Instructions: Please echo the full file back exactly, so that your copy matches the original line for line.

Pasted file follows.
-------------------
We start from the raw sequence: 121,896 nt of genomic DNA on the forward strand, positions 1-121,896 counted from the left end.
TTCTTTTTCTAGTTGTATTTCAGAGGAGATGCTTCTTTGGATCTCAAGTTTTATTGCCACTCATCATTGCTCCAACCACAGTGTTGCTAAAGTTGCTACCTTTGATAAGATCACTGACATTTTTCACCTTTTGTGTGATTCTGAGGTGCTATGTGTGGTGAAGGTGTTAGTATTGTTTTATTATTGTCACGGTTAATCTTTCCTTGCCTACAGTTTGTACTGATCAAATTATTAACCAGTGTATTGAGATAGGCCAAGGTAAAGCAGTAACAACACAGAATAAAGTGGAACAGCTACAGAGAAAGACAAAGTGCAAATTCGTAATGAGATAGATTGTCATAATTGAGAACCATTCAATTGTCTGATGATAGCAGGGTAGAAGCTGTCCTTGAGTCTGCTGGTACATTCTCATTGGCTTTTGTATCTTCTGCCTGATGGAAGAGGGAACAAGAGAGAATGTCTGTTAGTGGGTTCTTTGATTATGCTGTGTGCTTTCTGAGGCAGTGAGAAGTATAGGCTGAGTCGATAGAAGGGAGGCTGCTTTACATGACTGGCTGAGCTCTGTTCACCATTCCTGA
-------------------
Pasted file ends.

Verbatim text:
We start from the raw sequence: 121,896 nt of genomic DNA on the forward strand, positions 1-121,896 counted from the left end.
TTCTTTTTCTAGTTGTATTTCAGAGGAGATGCTTCTTTGGATCTCAAGTTTTATTGCCACTCATCATTGCTCCAACCACAGTGTTGCTAAAGTTGCTACCTTTGATAAGATCACTGACATTTTTCACCTTTTGTGTGATTCTGAGGTGCTATGTGTGGTGAAGGTGTTAGTATTGTTTTATTATTGTCACGGTTAATCTTTCCTTGCCTACAGTTTGTACTGATCAAATTATTAACCAGTGTATTGAGATAGGCCAAGGTAAAGCAGTAACAACACAGAATAAAGTGGAACAGCTACAGAGAAAGACAAAGTGCAAATTCGTAATGAGATAGATTGTCATAATTGAGAACCATTCAATTGTCTGATGATAGCAGGGTAGAAGCTGTCCTTGAGTCTGCTGGTACATTCTCATTGGCTTTTGTATCTTCTGCCTGATGGAAGAGGGAACAAGAGAGAATGTCTGTTAGTGGGTTCTTTGATTATGCTGTGTGCTTTCTGAGGCAGTGAGAAGTATAGGCTGAGTCGATAGAAGGGAGGCTGCTTTACATGACTGGCTGAGCTCTGTTCACCATTCCTGA